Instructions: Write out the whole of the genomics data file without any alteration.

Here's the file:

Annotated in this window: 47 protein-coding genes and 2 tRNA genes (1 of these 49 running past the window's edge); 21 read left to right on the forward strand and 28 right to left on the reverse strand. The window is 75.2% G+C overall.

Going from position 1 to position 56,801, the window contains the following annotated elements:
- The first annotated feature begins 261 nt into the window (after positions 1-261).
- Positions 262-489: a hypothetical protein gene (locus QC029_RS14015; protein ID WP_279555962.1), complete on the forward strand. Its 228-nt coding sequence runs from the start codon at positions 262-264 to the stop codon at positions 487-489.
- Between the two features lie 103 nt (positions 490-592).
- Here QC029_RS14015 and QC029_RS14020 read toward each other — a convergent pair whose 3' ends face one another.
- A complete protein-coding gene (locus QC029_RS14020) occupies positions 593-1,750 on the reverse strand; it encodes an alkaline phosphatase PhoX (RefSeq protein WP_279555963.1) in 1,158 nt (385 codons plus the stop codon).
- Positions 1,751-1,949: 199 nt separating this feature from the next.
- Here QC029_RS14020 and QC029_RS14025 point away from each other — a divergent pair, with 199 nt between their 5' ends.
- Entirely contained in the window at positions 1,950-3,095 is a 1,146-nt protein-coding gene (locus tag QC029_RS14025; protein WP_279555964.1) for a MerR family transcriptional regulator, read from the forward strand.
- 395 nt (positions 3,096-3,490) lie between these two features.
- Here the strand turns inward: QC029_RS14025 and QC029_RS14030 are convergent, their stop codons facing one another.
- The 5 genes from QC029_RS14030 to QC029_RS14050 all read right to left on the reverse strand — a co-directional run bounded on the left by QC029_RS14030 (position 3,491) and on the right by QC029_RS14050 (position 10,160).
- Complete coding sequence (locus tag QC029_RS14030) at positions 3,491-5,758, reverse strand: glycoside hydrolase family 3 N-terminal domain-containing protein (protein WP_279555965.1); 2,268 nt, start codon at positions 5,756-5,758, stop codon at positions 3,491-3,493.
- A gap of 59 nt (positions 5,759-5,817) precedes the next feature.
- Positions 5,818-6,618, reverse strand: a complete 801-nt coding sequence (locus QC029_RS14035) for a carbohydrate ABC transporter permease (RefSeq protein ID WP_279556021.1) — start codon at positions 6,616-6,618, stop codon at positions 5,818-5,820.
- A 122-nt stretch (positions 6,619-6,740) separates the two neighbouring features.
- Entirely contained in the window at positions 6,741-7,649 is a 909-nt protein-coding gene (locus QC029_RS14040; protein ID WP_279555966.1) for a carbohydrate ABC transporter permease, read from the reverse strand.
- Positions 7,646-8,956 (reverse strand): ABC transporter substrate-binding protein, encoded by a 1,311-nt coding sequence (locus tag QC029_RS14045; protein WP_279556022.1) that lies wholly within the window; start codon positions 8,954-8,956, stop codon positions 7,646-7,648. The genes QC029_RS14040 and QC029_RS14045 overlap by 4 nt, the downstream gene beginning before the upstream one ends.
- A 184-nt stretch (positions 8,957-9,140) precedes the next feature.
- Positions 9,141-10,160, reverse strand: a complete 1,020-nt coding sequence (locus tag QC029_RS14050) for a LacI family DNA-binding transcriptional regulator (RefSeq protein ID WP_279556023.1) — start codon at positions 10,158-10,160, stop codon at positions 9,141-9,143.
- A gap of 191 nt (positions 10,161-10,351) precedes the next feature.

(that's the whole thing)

Annotated in this window: 47 protein-coding genes and 2 tRNA genes (1 of these 49 running past the window's edge); 21 read left to right on the forward strand and 28 right to left on the reverse strand. The window is 75.2% G+C overall.

Going from position 1 to position 56,801, the window contains the following annotated elements:
- The first annotated feature begins 261 nt into the window (after positions 1-261).
- Positions 262-489: a hypothetical protein gene (locus QC029_RS14015; protein ID WP_279555962.1), complete on the forward strand. Its 228-nt coding sequence runs from the start codon at positions 262-264 to the stop codon at positions 487-489.
- Between the two features lie 103 nt (positions 490-592).
- Here QC029_RS14015 and QC029_RS14020 read toward each other — a convergent pair whose 3' ends face one another.
- A complete protein-coding gene (locus QC029_RS14020) occupies positions 593-1,750 on the reverse strand; it encodes an alkaline phosphatase PhoX (RefSeq protein WP_279555963.1) in 1,158 nt (385 codons plus the stop codon).
- Positions 1,751-1,949: 199 nt separating this feature from the next.
- Here QC029_RS14020 and QC029_RS14025 point away from each other — a divergent pair, with 199 nt between their 5' ends.
- Entirely contained in the window at positions 1,950-3,095 is a 1,146-nt protein-coding gene (locus tag QC029_RS14025; protein WP_279555964.1) for a MerR family transcriptional regulator, read from the forward strand.
- 395 nt (positions 3,096-3,490) lie between these two features.
- Here the strand turns inward: QC029_RS14025 and QC029_RS14030 are convergent, their stop codons facing one another.
- The 5 genes from QC029_RS14030 to QC029_RS14050 all read right to left on the reverse strand — a co-directional run bounded on the left by QC029_RS14030 (position 3,491) and on the right by QC029_RS14050 (position 10,160).
- Complete coding sequence (locus tag QC029_RS14030) at positions 3,491-5,758, reverse strand: glycoside hydrolase family 3 N-terminal domain-containing protein (protein WP_279555965.1); 2,268 nt, start codon at positions 5,756-5,758, stop codon at positions 3,491-3,493.
- A gap of 59 nt (positions 5,759-5,817) precedes the next feature.
- Positions 5,818-6,618, reverse strand: a complete 801-nt coding sequence (locus QC029_RS14035) for a carbohydrate ABC transporter permease (RefSeq protein ID WP_279556021.1) — start codon at positions 6,616-6,618, stop codon at positions 5,818-5,820.
- A 122-nt stretch (positions 6,619-6,740) separates the two neighbouring features.
- Entirely contained in the window at positions 6,741-7,649 is a 909-nt protein-coding gene (locus QC029_RS14040; protein ID WP_279555966.1) for a carbohydrate ABC transporter permease, read from the reverse strand.
- Positions 7,646-8,956 (reverse strand): ABC transporter substrate-binding protein, encoded by a 1,311-nt coding sequence (locus tag QC029_RS14045; protein WP_279556022.1) that lies wholly within the window; start codon positions 8,954-8,956, stop codon positions 7,646-7,648. The genes QC029_RS14040 and QC029_RS14045 overlap by 4 nt, the downstream gene beginning before the upstream one ends.
- A 184-nt stretch (positions 8,957-9,140) precedes the next feature.
- Positions 9,141-10,160, reverse strand: a complete 1,020-nt coding sequence (locus tag QC029_RS14050) for a LacI family DNA-binding transcriptional regulator (RefSeq protein ID WP_279556023.1) — start codon at positions 10,158-10,160, stop codon at positions 9,141-9,143.
- A gap of 191 nt (positions 10,161-10,351) precedes the next feature.